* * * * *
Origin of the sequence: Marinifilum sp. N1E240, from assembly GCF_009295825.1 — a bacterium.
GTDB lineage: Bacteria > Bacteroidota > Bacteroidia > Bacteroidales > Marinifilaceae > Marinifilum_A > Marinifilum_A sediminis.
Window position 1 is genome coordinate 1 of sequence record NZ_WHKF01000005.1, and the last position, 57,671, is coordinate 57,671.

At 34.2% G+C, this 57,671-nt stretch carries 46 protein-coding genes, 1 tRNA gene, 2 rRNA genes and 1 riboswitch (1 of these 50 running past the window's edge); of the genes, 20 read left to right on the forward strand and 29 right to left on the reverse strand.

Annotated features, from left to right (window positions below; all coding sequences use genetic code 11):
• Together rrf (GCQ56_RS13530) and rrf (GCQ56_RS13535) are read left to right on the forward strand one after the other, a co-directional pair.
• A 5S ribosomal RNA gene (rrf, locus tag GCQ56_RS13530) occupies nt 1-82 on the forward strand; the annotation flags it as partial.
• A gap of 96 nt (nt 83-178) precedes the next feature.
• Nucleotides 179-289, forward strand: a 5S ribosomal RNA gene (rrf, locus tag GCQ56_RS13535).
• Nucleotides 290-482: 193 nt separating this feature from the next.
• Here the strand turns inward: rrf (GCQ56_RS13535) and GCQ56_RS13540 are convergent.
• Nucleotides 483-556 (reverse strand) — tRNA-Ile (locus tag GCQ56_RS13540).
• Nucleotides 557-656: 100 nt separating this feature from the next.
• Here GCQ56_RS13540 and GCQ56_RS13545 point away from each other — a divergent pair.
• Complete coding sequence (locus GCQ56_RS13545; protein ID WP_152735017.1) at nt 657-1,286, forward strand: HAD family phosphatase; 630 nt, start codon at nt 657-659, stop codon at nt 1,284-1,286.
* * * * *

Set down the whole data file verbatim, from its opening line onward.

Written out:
Origin of the sequence: Marinifilum sp. N1E240, from assembly GCF_009295825.1 — a bacterium.
GTDB lineage: Bacteria > Bacteroidota > Bacteroidia > Bacteroidales > Marinifilaceae > Marinifilum_A > Marinifilum_A sediminis.
Window position 1 is genome coordinate 1 of sequence record NZ_WHKF01000005.1, and the last position, 57,671, is coordinate 57,671.

At 34.2% G+C, this 57,671-nt stretch carries 46 protein-coding genes, 1 tRNA gene, 2 rRNA genes and 1 riboswitch (1 of these 50 running past the window's edge); of the genes, 20 read left to right on the forward strand and 29 right to left on the reverse strand.

Annotated features, from left to right (window positions below; all coding sequences use genetic code 11):
• Together rrf (GCQ56_RS13530) and rrf (GCQ56_RS13535) are read left to right on the forward strand one after the other, a co-directional pair.
• A 5S ribosomal RNA gene (rrf, locus tag GCQ56_RS13530) occupies nt 1-82 on the forward strand; the annotation flags it as partial.
• A gap of 96 nt (nt 83-178) precedes the next feature.
• Nucleotides 179-289, forward strand: a 5S ribosomal RNA gene (rrf, locus tag GCQ56_RS13535).
• Nucleotides 290-482: 193 nt separating this feature from the next.
• Here the strand turns inward: rrf (GCQ56_RS13535) and GCQ56_RS13540 are convergent.
• Nucleotides 483-556 (reverse strand) — tRNA-Ile (locus tag GCQ56_RS13540).
• Nucleotides 557-656: 100 nt separating this feature from the next.
• Here GCQ56_RS13540 and GCQ56_RS13545 point away from each other — a divergent pair.
• Complete coding sequence (locus GCQ56_RS13545; protein ID WP_152735017.1) at nt 657-1,286, forward strand: HAD family phosphatase; 630 nt, start codon at nt 657-659, stop codon at nt 1,284-1,286.